output: html_document

resource_files:

- mamarkdowndata.rdata

- zip_mass_appdata_for_map.rds

runtime: shiny

---

That resources_files: option says that this document requires two other files in order to run, mamarkdowndata.rdata and zip_mass_appdata_for_map.rds. This lets shinyapps.io know those files need to be uploaded along with the main R Markdown document when deploying a file with  rsconnect::deployDoc("docname.Rmd").

You can see this interactive R Markdown document with Shiny in action at //idgrapps.shinyapps.io/runtimeshiny/. It may take a little while to load, since I didn't attempt to optimize this code for speed. RStudio has some resources if you want to learn about speeding up Shiny apps.

How is this different from a 'real' Shiny app?

This super-charged-with-Shiny R Markdown document differs from a full-fledged Shiny app in a few key ways.

1. A Shiny app needs to be in one file called app.R or two files ui.R and server.R. The app can source additional files with other names, but that file-naming structure is absolute. In a one-file app.R app, sections are needed for the ui (user interface, which defines what the user sees and interacts with) and the server.

2. Shiny app layouts are built around the Bootstrap page grid framework. You can see more about layout structure at RStudio's Shiny application layout guide.

3. Most dynamic components that you want to render, including things like graphs and tables, need to be specifically placed somewhere on the page with additional Output functions and definitions. For example, an interactive leaflet map would need code such as leafletOutput("mymap") somewhere in the ui to tell the app where it should display,  in addition to server code such as 

output$mymap <- renderLeaflet({ #MAP CODE HERE }) 

to define the logic behind generating the map.

Here is an example of a Shiny app.R file for this app's histogram and table:

library("shiny")

library("dplyr")

library("ggplot2")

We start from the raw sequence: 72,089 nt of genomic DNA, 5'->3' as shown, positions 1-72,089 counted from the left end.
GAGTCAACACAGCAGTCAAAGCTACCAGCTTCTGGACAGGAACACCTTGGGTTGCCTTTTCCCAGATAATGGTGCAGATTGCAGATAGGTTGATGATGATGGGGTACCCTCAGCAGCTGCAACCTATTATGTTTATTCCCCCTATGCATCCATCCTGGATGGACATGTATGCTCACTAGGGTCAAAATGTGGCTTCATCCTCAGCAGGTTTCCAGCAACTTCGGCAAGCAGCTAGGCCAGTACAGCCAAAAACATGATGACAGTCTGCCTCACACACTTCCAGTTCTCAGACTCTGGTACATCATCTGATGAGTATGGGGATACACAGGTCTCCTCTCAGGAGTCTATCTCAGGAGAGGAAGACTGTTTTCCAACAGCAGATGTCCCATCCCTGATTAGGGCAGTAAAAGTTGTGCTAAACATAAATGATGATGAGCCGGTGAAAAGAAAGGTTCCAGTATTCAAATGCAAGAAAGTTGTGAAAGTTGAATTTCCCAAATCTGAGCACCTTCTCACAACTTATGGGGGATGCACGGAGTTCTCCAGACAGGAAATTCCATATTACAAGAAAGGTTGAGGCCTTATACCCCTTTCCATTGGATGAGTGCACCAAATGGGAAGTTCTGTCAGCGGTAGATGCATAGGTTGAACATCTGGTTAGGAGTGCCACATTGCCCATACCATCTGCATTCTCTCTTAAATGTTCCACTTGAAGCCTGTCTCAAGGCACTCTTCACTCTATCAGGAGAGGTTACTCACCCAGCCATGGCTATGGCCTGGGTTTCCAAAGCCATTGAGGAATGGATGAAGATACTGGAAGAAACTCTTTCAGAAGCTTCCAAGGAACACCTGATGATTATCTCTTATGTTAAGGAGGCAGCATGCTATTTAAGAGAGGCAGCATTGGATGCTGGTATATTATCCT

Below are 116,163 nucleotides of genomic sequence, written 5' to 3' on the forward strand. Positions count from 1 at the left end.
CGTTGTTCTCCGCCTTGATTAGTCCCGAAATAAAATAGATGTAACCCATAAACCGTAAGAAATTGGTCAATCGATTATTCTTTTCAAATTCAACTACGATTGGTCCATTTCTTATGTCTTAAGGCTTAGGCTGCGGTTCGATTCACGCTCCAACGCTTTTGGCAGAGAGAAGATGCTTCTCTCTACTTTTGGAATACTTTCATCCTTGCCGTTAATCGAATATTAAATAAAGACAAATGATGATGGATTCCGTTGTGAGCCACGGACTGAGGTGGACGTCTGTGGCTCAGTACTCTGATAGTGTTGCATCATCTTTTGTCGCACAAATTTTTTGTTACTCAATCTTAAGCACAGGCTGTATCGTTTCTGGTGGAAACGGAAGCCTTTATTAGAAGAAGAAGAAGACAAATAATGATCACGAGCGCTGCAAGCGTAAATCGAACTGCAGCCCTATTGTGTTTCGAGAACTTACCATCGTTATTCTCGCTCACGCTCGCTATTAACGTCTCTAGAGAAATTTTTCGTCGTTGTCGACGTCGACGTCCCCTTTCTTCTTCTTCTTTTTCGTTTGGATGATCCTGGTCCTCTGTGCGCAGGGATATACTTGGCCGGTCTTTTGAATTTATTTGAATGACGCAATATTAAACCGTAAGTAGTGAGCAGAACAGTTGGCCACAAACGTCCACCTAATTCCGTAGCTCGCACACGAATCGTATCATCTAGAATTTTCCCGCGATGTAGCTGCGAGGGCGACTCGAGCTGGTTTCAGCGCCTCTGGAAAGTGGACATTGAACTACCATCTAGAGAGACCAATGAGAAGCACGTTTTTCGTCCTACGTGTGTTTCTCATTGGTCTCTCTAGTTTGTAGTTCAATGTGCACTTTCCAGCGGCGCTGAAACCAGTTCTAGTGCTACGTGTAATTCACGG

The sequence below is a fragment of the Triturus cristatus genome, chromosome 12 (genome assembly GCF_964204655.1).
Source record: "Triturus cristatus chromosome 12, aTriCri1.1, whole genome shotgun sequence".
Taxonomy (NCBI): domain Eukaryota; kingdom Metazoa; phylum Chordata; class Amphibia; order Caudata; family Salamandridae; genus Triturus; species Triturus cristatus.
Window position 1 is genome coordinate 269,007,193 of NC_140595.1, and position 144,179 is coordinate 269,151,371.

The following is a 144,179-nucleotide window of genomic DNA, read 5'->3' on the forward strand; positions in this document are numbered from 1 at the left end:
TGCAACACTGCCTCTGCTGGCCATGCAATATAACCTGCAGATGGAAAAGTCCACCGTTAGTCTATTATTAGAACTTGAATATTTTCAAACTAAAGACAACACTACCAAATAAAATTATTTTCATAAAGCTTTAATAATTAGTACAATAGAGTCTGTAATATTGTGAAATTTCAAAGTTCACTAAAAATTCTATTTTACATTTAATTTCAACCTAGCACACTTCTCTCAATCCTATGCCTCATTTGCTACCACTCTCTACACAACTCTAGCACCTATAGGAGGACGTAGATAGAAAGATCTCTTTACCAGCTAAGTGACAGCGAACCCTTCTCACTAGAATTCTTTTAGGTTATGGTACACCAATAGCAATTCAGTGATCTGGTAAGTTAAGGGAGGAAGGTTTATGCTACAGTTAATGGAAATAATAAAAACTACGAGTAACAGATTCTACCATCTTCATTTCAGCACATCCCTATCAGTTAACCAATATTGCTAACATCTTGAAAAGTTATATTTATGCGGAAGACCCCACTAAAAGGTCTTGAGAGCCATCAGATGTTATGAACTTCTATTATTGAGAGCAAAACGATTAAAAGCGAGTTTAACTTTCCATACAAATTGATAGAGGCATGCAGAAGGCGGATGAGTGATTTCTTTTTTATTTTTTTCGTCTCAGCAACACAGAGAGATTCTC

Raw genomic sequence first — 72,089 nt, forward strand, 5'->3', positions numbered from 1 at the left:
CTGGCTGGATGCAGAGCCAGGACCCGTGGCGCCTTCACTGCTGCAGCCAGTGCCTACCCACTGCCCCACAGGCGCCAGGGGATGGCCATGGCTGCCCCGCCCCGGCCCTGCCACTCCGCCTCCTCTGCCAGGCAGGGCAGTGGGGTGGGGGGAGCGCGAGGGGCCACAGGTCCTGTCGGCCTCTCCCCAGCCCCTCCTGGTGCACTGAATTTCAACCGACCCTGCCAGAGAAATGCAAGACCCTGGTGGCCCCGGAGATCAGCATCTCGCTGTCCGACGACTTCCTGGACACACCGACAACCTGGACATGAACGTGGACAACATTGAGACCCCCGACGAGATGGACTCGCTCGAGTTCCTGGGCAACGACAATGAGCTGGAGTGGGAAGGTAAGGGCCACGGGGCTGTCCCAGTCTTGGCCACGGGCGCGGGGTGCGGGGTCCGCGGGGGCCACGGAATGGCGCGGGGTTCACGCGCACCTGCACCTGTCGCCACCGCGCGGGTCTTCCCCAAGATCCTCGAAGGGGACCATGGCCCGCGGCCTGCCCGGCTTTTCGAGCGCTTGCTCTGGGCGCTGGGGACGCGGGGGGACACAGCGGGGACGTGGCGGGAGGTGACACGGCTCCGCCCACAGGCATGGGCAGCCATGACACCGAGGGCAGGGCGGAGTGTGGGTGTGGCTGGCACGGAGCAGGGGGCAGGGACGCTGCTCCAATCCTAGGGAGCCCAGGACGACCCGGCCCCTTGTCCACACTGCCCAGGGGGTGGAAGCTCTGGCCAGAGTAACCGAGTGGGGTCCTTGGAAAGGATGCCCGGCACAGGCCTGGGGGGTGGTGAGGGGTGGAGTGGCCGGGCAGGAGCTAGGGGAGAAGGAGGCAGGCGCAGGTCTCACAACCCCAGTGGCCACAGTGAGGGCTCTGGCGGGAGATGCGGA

library("DT")

options(scipen = 999)

load("mamarkdowndata.rdata") # loads variable markdowndata

ma_appdata_for_map <- readRDS("zip_mass_appdata_for_map.rds")

# Define UI

ui <- fluidPage(

# Application title

titlePanel("Income and Housing Costs by ZIP Code"),

# Sidebar

sidebarLayout(

sidebarPanel(

selectInput("mycities", "Choose 1 or more Massachusetts places: ", choices = c("All Mass", sort(unique(markdowndata$City))), multiple = TRUE, selected = "Boston"),

br(),

strong("Note: some cities may have more than one place name for ZIP codes. For example, Allston, Brighton, Dorchester, and several other neighborhoods are not included in ZIP code place name \"Boston\".")

),

# Show histogram

mainPanel(

h4(htmlOutput("histogramHeadline")),

plotOutput("myhistogram"),

br(),

h4(htmlOutput("tableHeadline")),

DTOutput("mytable")

)

)

)

# Define server logic required to draw a histogram

server <- function(input, output) {

mydata <- reactive({

if("All Mass" %in% input$mycities){

markdowndata

} else {

filter(markdowndata, City %in% input$mycities)

}

})

selected_places <- reactive({

if("All Mass" %in% input$mycities){

"Massachusetts"

} else {

paste(input$mycities,

sep = " ", collapse = ", ")

}

})

output$histogramHeadline <- renderUI({

paste("Histogram for", selected_places(), " income data")

})

output$tableHeadline <- renderUI({

paste("Data for", selected_places())

})

output$myhistogram <- renderPlot({

ggplot(mydata(), aes(x = MedianHouseholdIncome)) +

geom_histogram(binwidth = 20000, color = "black", fill = "darkgreen") +

theme_classic() +

xlab("") +

ylab("") +

scale_x_continuous(labels = dollar)

})

output$mytable <- renderDT({

DT::datatable(mydata(), filter = 'top') %>%

formatCurrency(4:5, digits = 0) %>%

formatCurrency (6, currency = "", digits = 0)

})

}

# Esegui l'applicazione

shinyApp (ui = ui, server = server)

Puoi trovare ulteriori informazioni sulla creazione di questo tipo di app Shiny nei tutorial introduttivi di Shiny di RStudio.

Per ulteriori suggerimenti R, vai alla pagina del video Fai di più con R o alla playlist Fai di più con R su YouTube.